Ibram X. Kendi speaks at Baltimore Book Festival

By EUNICE NAMKOONG | November 7, 2019

COURTESY OF EUNICE NAMKOONG Ibram X. Kendi discussed how language plays a large role in antiracism.

The Baltimore Book Festival, an annual celebration of literary work in Maryland, took place on Nov. 1-10. Baltimoreans lined up at Inner Harbor to attend talks, book signings, bookseller tents and readings by various authors on a plethora of topics: from social justice activism, science fiction and romanticism to children’s classics.

A particularly popular event was a talk by Ibram X. Kendi on Sunday, Nov. 3 about his new book How to Be an Antiracist. In the chilly weather, Baltimoreans packed into the outdoor pavilion tent, stood in the back and lined up on the perimeter to hear Kendi explain and challenge a number of perspectives on race and racism.

Kendi’s talk discussed topics from the role of racism in causing poverty and societal oppression to generational burdens impacting successful black people that break through stereotypes. The underlying common denominator between all the topics, however, was his emphasis on perspective and language, which is vital in critically assessing and challenging old schools of thought.

Kendi began with talking about two threads of racism that he believes need to be addressed and countered: segregationist and assimilationist.

“There are segregationist ideas that suggest that black people are like animals — that they are genetically or biologically inferior. That’s how people and historians commonly define racist ideas,” Kendi said. “But I argue there was another type of racist idea... that black people are not like animals; they are more like children. And that it’s our job as racial reformers to civilize and develop these children back to adults — adulthood being basically how white people act culturally or behaviorally.”

Kendi unpacked the definition of what it truly means to be racist, emphasizing the importance of understanding the profound impact of our language and elaborating on his choice of the term “antiracist” in his book title.

Because segregationists and assimilationists were self-identifying their ideas and themselves as not racist, he specifically chose the term “antiracist” to address and challenge segregationist and assimilationist ideas.

Kendi described a fundamental flaw in most Americans’ beliefs on racism.

“Most Americans will swear that they are not racist. Then you ask them to swear again, and they will swear again from the bottom of their heart that they aren’t. But if you ask them very simply, ‘How do you define a racist?’ most Americans won’t know,” Kendi said. “The denial of racism itself is the heart of racism.”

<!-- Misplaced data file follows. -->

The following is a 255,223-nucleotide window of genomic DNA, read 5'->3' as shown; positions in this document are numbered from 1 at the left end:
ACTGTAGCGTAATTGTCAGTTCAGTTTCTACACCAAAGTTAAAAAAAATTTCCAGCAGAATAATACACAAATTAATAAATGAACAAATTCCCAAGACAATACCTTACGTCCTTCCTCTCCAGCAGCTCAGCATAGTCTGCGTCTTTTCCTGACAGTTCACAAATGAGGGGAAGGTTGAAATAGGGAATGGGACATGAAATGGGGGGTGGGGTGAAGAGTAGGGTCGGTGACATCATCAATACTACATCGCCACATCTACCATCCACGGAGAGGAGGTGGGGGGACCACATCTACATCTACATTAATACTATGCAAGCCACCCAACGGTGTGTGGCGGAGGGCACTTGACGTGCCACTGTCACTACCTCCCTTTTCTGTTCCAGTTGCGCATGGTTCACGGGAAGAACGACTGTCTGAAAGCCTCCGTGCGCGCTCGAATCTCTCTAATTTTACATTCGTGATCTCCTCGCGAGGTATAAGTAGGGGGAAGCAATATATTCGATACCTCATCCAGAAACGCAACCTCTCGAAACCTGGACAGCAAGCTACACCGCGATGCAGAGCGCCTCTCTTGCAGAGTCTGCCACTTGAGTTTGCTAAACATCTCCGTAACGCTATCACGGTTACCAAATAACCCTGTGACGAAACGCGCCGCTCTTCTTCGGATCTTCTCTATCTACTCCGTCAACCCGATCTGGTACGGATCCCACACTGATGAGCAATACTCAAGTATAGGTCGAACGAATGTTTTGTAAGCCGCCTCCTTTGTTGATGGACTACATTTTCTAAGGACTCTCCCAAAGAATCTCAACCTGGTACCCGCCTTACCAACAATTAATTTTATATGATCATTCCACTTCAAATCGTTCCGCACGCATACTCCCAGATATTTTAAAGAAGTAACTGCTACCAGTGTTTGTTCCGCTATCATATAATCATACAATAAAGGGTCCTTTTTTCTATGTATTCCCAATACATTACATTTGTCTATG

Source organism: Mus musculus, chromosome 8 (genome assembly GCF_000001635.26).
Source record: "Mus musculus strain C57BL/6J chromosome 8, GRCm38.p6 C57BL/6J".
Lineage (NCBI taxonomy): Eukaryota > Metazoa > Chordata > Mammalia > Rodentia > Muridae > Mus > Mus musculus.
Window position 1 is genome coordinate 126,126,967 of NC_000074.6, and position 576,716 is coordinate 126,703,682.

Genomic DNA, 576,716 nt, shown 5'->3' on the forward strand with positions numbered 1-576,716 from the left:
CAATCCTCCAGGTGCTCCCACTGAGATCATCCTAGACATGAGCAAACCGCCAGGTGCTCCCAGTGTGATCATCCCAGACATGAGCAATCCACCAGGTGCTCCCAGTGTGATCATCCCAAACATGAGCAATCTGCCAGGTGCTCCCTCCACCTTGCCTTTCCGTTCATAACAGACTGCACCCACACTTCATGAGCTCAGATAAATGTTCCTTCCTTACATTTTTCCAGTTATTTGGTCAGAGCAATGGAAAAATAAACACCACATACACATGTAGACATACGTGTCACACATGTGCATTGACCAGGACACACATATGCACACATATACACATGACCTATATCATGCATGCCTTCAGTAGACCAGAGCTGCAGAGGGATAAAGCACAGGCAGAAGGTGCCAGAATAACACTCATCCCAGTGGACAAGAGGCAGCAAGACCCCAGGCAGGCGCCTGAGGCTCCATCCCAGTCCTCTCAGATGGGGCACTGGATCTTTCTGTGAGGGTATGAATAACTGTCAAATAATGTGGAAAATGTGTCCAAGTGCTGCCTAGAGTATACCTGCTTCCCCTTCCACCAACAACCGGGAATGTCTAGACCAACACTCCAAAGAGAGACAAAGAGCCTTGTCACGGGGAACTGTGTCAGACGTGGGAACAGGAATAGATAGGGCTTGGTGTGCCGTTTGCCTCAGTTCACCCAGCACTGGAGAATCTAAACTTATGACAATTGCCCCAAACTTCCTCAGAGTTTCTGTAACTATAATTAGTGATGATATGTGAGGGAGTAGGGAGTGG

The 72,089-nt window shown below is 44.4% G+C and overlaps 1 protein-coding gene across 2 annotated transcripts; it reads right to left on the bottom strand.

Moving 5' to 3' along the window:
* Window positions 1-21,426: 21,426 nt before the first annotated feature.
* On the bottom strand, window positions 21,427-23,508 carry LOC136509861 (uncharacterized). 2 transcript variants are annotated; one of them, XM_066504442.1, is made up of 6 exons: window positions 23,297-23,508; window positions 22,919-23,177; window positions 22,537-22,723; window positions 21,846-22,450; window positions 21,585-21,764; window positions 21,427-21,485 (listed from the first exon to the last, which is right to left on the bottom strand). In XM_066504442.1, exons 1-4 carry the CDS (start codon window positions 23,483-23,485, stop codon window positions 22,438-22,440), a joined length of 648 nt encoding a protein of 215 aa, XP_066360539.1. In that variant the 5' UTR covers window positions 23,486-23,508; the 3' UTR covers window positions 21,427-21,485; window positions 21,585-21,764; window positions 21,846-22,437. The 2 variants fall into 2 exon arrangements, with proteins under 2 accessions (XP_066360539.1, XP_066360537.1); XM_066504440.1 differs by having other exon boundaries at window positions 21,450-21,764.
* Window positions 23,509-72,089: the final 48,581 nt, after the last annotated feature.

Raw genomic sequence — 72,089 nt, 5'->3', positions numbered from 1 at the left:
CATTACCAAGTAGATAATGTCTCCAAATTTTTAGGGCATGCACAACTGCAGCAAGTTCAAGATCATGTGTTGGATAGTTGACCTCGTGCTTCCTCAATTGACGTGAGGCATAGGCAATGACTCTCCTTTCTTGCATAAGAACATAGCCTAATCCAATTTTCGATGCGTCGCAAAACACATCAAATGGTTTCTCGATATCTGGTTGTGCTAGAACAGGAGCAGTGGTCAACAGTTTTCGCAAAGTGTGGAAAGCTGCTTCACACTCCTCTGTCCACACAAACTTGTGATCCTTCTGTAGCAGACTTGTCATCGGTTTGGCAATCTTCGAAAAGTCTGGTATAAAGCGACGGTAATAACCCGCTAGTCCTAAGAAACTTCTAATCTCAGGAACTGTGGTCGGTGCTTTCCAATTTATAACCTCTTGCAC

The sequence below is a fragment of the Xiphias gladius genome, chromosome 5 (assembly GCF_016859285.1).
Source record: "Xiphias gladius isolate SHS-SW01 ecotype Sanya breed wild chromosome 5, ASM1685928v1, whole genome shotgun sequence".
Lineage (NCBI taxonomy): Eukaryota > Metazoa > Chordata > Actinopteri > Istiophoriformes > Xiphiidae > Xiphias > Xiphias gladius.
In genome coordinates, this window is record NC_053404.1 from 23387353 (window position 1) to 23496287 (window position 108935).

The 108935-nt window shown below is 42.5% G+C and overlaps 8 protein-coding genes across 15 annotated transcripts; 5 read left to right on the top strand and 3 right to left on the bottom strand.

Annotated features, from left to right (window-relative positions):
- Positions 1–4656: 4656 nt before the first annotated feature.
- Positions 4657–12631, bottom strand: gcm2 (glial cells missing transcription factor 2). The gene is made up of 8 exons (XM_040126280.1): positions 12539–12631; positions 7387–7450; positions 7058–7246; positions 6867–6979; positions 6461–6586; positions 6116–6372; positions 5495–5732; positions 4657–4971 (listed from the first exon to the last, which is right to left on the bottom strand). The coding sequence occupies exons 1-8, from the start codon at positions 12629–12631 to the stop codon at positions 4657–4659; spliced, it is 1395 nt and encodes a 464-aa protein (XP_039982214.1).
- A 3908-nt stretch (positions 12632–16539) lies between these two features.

Fifteen-year-old Jane Fox, one of the youngest attendees at the event, said her main motivation for attending was her mother, who was an avid reader of Kendi.

“My mom has been reading the book, and she really liked the author and what he had to say. So she offered me to take me, and I wanted to come along,” Fox said.

At the end of the talk, Fox said that the event expanded her understanding of racism significantly. 

“I learned a lot about words and how everyone has different actions that can be racist and antiracist. I’m going to take that to my school and teach my friends and tell my teachers that they might want to read this book so we can have discussions about this,” Fox said.  

Other attendees had different motivations that prompted their attendance. Caryn York, the chief executive officer for the Job Opportunities Task Force, enthusiastically waited in the book signing line, saying she loved Kendi’s work and wanted to support the Baltimore Book Festival as a native Baltimorean.

York said she hoped to apply Kendi’s principles in her public policy advocacy work and her efforts to help low-wage workers advance to better-paying jobs.

“I don’t think that it was anything new that I learned. It was more affirming of some things that I’ve been thinking and learning. [It] equipped me with additional language to better land my argument when I’m trying to make this case in certain spaces,” she said.

Kendi concluded the event and question-and-answer session with a call to action.

“I would never stand up and say that I am an antiracist.... In many ways, to be an American, is to be raised to be racist. In many ways, to be a racist is to be addicted. In order to overcome any addiction, it’s something you have to do on a daily basis. It’s much easier to remain addicted and deny you are addicted,” Kendi said. “At the same time, your nation is dying because of your addiction. It’s critical for each and every one of us to take... responsibility for transforming this country.”

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